The basic NFAA field round is made up of 28 targets. The round is made up of two 14-target units. There can be 28 targets one after the other or a range can have a 14 target course which is shot twice to make the round. At CVA we have 28 individual field targets over a 3 mile course.
Each 14 target unit has the same shots, but not necessarily in the same order on a 28 target field course. Archers shoot four (4) arrows at each target, for a total of 112 arrows per field round.
Some of the shooting positions have archers shoot all four arrows from one marked stake; some shooting positions have stakes at four different positions where archers walk toward the target on each shot (walk-up), or stakes are placed in a fan position, where each archer will shoot one arrow each from four stakes at the same distance from the target.
Distances vary according to the shooting round. The standard NFAA field round has distances from 20 feet (~6.5 yards) to 240 feet (80 yards). CVA’s course complies with these distance requirements.
There are four different size target faces, the further the target, the bigger the target face. Targets are round, with either black or white faces. There are a possible 20 points per target and a perfect round is 560. Scoring on NFAA courses are identical throughout the US. No matter where you live you can compare your score and level of proficiency to an archer shooting in your division and style anywhere else in the country.
At CVA the color of the target faces changes monthly for our monthly club shoots. If the target face is white, archers will shoot from the white stakes. If the target face is black, archers shoot from the red stakes.
Cub and Youth archers will shoot from the stakes as described in the shooting instructions posted at each target. Distances shot during the field round vary based on age division. If an archer is under 15 years old, the longest distance shot is 50 yards; if aged under 12 years, the longest distance shot is 30 yards.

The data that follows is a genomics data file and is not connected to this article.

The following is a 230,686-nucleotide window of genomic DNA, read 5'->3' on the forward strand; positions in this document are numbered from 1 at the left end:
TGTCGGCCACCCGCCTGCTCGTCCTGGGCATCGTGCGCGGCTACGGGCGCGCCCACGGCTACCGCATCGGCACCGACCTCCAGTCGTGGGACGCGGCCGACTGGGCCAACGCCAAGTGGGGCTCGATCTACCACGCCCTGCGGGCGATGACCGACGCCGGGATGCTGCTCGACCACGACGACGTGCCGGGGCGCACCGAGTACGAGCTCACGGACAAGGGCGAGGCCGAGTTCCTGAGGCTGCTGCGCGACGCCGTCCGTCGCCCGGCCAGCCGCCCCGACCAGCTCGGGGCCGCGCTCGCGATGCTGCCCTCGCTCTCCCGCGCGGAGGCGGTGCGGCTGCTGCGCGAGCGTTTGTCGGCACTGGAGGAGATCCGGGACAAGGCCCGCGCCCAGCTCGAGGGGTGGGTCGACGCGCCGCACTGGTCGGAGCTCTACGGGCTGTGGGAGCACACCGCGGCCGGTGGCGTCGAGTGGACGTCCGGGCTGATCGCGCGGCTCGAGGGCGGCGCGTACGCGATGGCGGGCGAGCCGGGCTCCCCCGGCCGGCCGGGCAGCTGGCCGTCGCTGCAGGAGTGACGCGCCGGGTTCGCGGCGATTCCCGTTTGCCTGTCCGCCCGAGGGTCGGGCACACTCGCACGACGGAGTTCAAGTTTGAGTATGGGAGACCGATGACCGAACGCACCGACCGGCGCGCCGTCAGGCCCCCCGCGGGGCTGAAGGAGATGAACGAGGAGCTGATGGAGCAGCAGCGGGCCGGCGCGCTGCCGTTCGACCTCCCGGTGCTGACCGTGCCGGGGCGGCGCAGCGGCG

Other Types of Field Rounds
A hunter round is shot in a similar fashion as a field round except that archers shoot at an all-black target face with a white dot marking the center of the target. Due to this, the black target face is sometimes called a 'hunter target face.'
The distances on this round vary between 33 feet and 210 feet. Again, two 14-target units make a round. There are four sizes of target faces to shoot at and different distances on the roving course. Scoring is identical to the field round.
The animal round is much like the 3-D round; however the targets are 2-D animal printed paper targets with marked shot distances.
Scoring is different for an animal round. Archers mark three of their arrows as 1, 2, and 3. The first shot is done using arrow number 1. If the archer’s first arrow hits the scoring area another arrow is not shot. If the first shot does not score, the archer will move up to the next shooting stake and shoot number arrow number 2. If the archer’s second arrow hits the scoring area another arrow is not shot. If the archer missed arrows number 1 and 2, the archer will move up and shoot arrow number 3.
The scoring area is divided into two parts, the vital area and non-vital, with a bonus X-ring in the center of the vital area. Scoring is based on where you hit with which arrow. The first arrow shot is scored 21, 20 or 18. The second arrow is scored 17, 16 or 14, and the third arrow is scored 13, 12 or 10. The best score per target is 21 and the total possible score for the round, a 588.